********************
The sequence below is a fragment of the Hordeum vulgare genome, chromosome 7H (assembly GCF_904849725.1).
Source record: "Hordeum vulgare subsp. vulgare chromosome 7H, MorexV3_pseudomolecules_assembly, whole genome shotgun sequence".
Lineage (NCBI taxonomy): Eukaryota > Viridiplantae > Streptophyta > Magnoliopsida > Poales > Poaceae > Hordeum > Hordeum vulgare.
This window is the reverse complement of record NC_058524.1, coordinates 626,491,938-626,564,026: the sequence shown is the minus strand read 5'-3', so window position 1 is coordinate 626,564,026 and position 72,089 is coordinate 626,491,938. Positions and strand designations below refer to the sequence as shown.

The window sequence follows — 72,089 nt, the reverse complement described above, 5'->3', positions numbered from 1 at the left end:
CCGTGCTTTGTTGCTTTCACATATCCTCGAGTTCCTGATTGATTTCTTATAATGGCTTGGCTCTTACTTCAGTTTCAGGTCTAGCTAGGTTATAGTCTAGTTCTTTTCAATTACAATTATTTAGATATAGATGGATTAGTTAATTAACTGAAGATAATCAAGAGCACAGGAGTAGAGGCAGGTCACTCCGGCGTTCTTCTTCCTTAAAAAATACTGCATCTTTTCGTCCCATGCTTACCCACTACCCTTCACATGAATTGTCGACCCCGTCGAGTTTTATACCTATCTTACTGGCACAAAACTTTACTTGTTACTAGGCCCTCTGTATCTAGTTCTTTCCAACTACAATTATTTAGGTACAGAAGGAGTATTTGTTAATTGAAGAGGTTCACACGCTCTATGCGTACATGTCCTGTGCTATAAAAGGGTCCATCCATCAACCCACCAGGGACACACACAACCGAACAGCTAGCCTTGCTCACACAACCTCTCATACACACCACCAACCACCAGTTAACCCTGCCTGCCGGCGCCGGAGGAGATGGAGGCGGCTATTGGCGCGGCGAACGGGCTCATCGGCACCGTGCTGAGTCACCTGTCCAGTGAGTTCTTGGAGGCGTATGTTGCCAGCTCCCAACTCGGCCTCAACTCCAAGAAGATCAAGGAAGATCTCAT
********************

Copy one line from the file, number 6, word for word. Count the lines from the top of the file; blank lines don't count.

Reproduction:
CCGTGCTTTGTTGCTTTCACATATCCTCGAGTTCCTGATTGATTTCTTATAATGGCTTGGCTCTTACTTCAGTTTCAGGTCTAGCTAGGTTATAGTCTAGTTCTTTTCAATTACAATTATTTAGATATAGATGGATTAGTTAATTAACTGAAGATAATCAAGAGCACAGGAGTAGAGGCAGGTCACTCCGGCGTTCTTCTTCCTTAAAAAATACTGCATCTTTTCGTCCCATGCTTACCCACTACCCTTCACATGAATTGTCGACCCCGTCGAGTTTTATACCTATCTTACTGGCACAAAACTTTACTTGTTACTAGGCCCTCTGTATCTAGTTCTTTCCAACTACAATTATTTAGGTACAGAAGGAGTATTTGTTAATTGAAGAGGTTCACACGCTCTATGCGTACATGTCCTGTGCTATAAAAGGGTCCATCCATCAACCCACCAGGGACACACACAACCGAACAGCTAGCCTTGCTCACACAACCTCTCATACACACCACCAACCACCAGTTAACCCTGCCTGCCGGCGCCGGAGGAGATGGAGGCGGCTATTGGCGCGGCGAACGGGCTCATCGGCACCGTGCTGAGTCACCTGTCCAGTGAGTTCTTGGAGGCGTATGTTGCCAGCTCCCAACTCGGCCTCAACTCCAAGAAGATCAAGGAAGATCTCAT